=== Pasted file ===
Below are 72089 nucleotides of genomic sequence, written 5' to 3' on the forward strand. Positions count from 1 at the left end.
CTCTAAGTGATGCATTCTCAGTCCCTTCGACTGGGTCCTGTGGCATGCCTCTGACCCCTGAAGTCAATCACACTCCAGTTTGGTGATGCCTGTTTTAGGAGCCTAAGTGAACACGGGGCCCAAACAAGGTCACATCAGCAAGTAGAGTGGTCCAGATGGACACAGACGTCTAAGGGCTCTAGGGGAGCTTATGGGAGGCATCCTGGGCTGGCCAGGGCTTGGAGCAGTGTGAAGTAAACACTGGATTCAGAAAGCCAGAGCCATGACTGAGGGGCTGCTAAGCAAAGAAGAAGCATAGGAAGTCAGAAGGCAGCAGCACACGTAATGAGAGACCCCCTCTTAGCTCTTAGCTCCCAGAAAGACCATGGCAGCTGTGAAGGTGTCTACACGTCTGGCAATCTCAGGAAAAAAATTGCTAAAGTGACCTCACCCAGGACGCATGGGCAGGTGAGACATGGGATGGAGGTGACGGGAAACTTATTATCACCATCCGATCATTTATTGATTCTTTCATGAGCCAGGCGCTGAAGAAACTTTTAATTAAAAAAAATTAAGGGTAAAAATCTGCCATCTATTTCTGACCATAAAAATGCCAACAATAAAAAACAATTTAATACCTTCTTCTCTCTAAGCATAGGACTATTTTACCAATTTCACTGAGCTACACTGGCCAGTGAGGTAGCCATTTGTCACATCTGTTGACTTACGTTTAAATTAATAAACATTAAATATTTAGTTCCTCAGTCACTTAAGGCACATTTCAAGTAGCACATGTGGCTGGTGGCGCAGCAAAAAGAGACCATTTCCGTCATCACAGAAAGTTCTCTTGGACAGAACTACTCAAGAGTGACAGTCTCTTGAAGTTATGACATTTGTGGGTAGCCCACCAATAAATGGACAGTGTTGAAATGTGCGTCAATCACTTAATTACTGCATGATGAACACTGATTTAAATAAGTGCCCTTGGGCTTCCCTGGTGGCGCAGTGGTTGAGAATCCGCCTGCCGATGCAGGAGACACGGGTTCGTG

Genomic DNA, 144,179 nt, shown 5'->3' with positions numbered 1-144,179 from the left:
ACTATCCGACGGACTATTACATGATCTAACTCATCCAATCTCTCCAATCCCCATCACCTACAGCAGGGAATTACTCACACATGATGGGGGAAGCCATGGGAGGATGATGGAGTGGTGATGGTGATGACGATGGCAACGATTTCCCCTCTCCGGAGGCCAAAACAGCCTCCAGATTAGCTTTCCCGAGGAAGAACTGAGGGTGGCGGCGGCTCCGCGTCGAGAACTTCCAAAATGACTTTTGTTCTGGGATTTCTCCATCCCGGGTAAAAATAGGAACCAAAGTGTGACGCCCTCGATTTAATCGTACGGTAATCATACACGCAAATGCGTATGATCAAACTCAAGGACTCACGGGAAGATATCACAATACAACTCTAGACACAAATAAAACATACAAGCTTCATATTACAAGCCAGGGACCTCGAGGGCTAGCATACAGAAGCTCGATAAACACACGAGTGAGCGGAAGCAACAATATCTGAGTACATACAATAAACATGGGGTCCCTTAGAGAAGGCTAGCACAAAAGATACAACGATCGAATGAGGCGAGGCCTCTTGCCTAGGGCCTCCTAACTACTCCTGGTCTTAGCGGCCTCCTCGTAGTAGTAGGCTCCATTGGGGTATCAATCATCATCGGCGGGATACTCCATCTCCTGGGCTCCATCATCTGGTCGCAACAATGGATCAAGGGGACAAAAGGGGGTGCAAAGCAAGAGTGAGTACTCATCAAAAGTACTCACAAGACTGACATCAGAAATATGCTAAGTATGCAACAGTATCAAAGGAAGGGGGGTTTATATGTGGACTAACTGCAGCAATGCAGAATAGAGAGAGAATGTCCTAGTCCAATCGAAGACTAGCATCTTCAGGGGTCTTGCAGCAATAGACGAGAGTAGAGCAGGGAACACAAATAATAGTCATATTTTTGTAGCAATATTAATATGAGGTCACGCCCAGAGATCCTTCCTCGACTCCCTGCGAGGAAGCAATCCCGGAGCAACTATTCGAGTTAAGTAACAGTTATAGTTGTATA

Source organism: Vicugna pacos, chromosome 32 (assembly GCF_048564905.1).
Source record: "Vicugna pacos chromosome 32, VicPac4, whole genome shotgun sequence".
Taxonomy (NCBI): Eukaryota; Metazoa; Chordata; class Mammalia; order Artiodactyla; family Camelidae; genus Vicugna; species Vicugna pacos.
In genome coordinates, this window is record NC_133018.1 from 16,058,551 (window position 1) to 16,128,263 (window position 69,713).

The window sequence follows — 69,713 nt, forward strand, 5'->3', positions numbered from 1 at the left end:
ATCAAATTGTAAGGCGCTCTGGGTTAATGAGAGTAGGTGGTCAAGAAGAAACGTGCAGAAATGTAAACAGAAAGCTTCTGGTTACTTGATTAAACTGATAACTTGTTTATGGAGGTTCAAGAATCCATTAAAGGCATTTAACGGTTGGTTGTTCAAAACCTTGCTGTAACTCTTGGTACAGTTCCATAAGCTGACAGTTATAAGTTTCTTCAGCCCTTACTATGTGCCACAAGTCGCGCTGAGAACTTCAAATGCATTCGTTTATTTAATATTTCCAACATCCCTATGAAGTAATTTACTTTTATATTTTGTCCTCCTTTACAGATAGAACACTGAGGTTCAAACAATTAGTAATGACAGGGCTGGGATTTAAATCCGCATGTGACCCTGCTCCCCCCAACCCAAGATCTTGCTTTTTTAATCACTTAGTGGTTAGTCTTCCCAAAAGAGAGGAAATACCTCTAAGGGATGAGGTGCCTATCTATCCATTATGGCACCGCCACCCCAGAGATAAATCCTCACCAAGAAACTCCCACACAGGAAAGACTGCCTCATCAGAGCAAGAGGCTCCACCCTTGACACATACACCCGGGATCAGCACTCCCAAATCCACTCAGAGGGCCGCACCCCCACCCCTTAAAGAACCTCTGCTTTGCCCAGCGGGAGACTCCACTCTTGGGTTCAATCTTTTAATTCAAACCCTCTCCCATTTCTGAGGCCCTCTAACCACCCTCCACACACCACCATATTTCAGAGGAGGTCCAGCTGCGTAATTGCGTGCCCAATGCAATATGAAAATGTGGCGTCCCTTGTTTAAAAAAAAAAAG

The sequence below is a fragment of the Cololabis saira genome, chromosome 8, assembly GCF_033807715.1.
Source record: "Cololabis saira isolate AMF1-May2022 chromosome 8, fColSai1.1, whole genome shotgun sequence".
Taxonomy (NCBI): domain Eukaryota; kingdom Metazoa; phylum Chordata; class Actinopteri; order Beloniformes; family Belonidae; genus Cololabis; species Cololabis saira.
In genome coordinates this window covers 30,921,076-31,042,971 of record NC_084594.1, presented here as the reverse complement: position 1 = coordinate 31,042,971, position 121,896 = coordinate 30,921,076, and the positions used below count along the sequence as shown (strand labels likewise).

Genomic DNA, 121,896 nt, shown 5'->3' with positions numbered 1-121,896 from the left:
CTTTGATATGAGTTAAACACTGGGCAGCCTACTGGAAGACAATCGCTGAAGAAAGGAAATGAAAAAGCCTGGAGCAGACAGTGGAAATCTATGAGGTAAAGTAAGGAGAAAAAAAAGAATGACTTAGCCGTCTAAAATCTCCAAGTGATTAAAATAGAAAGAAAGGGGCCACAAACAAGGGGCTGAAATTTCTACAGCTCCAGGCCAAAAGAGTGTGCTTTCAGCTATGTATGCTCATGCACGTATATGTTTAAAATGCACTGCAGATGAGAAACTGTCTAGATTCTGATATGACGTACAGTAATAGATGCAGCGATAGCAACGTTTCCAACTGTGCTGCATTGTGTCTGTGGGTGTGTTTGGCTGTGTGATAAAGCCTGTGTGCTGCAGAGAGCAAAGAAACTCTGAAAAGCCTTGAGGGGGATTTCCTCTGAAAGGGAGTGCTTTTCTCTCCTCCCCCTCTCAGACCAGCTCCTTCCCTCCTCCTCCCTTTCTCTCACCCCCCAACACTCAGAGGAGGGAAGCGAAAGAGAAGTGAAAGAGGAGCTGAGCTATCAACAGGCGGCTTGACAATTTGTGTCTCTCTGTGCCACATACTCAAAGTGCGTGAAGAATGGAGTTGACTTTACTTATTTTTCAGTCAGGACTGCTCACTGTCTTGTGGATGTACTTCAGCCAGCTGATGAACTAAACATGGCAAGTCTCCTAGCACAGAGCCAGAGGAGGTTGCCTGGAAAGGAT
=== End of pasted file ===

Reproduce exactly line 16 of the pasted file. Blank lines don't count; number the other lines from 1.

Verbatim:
CTTTGATATGAGTTAAACACTGGGCAGCCTACTGGAAGACAATCGCTGAAGAAAGGAAATGAAAAAGCCTGGAGCAGACAGTGGAAATCTATGAGGTAAAGTAAGGAGAAAAAAAAGAATGACTTAGCCGTCTAAAATCTCCAAGTGATTAAAATAGAAAGAAAGGGGCCACAAACAAGGGGCTGAAATTTCTACAGCTCCAGGCCAAAAGAGTGTGCTTTCAGCTATGTATGCTCATGCACGTATATGTTTAAAATGCACTGCAGATGAGAAACTGTCTAGATTCTGATATGACGTACAGTAATAGATGCAGCGATAGCAACGTTTCCAACTGTGCTGCATTGTGTCTGTGGGTGTGTTTGGCTGTGTGATAAAGCCTGTGTGCTGCAGAGAGCAAAGAAACTCTGAAAAGCCTTGAGGGGGATTTCCTCTGAAAGGGAGTGCTTTTCTCTCCTCCCCCTCTCAGACCAGCTCCTTCCCTCCTCCTCCCTTTCTCTCACCCCCCAACACTCAGAGGAGGGAAGCGAAAGAGAAGTGAAAGAGGAGCTGAGCTATCAACAGGCGGCTTGACAATTTGTGTCTCTCTGTGCCACATACTCAAAGTGCGTGAAGAATGGAGTTGACTTTACTTATTTTTCAGTCAGGACTGCTCACTGTCTTGTGGATGTACTTCAGCCAGCTGATGAACTAAACATGGCAAGTCTCCTAGCACAGAGCCAGAGGAGGTTGCCTGGAAAGGAT